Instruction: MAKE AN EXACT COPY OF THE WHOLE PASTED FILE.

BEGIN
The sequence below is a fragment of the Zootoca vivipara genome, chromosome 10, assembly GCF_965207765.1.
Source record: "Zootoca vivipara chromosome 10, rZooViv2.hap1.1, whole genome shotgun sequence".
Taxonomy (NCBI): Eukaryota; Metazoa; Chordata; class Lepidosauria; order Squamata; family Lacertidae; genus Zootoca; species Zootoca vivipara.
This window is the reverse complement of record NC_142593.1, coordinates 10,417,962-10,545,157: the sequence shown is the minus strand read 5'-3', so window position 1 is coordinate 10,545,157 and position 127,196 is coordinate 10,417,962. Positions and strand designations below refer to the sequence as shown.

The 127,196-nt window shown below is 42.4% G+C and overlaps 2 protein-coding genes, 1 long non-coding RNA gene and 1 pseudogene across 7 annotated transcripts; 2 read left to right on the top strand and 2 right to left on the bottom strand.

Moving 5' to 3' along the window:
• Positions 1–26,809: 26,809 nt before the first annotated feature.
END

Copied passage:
The sequence below is a fragment of the Zootoca vivipara genome, chromosome 10, assembly GCF_965207765.1.
Source record: "Zootoca vivipara chromosome 10, rZooViv2.hap1.1, whole genome shotgun sequence".
Taxonomy (NCBI): Eukaryota; Metazoa; Chordata; class Lepidosauria; order Squamata; family Lacertidae; genus Zootoca; species Zootoca vivipara.
This window is the reverse complement of record NC_142593.1, coordinates 10,417,962-10,545,157: the sequence shown is the minus strand read 5'-3', so window position 1 is coordinate 10,545,157 and position 127,196 is coordinate 10,417,962. Positions and strand designations below refer to the sequence as shown.

The 127,196-nt window shown below is 42.4% G+C and overlaps 2 protein-coding genes, 1 long non-coding RNA gene and 1 pseudogene across 7 annotated transcripts; 2 read left to right on the top strand and 2 right to left on the bottom strand.

Moving 5' to 3' along the window:
• Positions 1–26,809: 26,809 nt before the first annotated feature.